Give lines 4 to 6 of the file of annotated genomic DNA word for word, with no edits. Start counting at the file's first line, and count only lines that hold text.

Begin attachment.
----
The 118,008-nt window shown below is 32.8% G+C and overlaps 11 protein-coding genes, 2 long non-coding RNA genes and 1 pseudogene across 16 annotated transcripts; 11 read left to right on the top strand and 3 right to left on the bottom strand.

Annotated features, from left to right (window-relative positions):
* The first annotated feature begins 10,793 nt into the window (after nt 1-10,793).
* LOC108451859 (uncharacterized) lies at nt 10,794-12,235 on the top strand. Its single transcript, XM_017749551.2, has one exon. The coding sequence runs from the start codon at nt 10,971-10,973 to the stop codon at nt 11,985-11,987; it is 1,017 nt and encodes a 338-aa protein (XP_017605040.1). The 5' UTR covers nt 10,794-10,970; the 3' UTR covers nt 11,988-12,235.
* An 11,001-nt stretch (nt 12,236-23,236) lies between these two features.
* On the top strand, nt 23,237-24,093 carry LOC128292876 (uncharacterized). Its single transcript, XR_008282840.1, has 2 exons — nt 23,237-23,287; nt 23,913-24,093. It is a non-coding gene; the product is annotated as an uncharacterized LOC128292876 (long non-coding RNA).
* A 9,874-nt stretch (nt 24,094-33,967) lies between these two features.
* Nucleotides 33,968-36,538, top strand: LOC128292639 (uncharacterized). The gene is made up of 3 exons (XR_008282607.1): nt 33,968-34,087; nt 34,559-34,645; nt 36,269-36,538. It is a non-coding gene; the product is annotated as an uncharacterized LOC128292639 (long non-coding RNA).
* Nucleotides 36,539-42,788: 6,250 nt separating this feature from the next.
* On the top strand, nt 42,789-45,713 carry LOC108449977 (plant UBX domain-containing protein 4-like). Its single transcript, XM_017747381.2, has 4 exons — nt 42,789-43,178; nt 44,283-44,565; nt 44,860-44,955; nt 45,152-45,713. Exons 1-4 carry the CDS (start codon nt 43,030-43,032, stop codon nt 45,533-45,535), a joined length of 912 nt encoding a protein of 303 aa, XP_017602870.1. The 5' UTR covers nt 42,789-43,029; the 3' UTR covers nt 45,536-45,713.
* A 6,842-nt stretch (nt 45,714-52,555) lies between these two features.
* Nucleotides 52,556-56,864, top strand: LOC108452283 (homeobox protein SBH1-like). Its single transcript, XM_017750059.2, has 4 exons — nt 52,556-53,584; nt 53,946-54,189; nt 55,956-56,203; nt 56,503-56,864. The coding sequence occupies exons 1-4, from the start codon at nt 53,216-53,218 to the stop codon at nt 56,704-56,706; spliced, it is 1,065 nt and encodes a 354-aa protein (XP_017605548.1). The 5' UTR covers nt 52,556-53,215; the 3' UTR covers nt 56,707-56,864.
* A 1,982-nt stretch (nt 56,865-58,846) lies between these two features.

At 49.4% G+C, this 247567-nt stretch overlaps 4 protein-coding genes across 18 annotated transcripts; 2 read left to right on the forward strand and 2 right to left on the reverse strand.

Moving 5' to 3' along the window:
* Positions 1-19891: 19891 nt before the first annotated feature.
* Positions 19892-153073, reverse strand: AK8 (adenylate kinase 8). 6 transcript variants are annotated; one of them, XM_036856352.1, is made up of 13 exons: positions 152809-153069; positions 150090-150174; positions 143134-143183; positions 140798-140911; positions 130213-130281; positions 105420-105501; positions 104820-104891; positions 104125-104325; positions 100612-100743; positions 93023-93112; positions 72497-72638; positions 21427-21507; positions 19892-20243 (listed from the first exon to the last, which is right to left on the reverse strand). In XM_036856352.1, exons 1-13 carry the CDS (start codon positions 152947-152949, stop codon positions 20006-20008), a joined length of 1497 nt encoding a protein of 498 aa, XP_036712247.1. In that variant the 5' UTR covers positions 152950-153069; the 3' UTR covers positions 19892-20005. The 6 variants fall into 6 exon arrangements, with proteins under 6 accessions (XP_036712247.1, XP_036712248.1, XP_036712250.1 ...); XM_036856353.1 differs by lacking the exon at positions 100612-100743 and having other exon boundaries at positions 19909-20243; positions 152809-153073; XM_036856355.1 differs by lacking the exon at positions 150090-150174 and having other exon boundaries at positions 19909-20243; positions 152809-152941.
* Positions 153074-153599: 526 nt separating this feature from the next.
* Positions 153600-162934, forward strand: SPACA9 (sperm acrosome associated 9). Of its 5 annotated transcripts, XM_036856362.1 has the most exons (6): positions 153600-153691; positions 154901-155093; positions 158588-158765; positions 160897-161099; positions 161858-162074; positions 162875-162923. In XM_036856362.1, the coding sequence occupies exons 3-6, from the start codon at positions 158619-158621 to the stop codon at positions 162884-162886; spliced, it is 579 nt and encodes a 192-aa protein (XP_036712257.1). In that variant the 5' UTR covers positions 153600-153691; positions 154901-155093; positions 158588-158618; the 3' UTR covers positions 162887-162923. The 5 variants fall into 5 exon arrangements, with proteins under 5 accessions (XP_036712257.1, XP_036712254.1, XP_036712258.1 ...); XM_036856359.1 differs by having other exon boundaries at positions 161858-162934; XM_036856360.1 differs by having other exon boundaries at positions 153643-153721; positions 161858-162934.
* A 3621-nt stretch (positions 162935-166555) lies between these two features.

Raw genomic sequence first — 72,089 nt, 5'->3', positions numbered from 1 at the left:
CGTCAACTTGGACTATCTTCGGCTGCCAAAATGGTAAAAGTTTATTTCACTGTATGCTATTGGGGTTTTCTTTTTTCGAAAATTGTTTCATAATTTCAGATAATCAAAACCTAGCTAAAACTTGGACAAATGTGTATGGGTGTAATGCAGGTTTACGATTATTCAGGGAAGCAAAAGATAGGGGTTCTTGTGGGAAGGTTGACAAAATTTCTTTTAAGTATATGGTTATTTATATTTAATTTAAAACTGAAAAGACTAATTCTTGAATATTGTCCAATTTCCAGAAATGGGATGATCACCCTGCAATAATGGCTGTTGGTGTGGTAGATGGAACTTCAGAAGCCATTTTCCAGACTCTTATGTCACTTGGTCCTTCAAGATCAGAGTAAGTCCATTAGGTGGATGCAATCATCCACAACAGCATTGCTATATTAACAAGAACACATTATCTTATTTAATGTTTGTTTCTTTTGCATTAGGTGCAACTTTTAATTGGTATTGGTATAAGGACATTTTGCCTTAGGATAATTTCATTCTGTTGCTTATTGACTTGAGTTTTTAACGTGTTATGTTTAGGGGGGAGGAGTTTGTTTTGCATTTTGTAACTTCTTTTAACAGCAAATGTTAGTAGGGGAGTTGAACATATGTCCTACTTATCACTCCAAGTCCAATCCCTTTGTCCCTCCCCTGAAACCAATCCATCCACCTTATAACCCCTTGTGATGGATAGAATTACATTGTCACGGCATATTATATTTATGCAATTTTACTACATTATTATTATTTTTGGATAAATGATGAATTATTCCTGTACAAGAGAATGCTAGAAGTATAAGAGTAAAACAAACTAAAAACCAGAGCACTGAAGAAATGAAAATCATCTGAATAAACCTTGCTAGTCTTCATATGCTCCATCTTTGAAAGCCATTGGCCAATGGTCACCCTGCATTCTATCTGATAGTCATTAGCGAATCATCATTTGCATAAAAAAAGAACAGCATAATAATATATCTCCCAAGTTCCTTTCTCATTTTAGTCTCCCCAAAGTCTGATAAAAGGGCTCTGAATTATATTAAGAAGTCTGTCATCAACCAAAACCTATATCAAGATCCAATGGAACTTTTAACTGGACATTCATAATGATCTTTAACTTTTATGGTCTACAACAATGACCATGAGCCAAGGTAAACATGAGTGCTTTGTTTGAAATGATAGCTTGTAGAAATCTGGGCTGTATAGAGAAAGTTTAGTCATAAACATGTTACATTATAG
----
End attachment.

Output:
* LOC108451859 (uncharacterized) lies at nt 10,794-12,235 on the top strand. Its single transcript, XM_017749551.2, has one exon. The coding sequence runs from the start codon at nt 10,971-10,973 to the stop codon at nt 11,985-11,987; it is 1,017 nt and encodes a 338-aa protein (XP_017605040.1). The 5' UTR covers nt 10,794-10,970; the 3' UTR covers nt 11,988-12,235.
* An 11,001-nt stretch (nt 12,236-23,236) lies between these two features.
* On the top strand, nt 23,237-24,093 carry LOC128292876 (uncharacterized). Its single transcript, XR_008282840.1, has 2 exons — nt 23,237-23,287; nt 23,913-24,093. It is a non-coding gene; the product is annotated as an uncharacterized LOC128292876 (long non-coding RNA).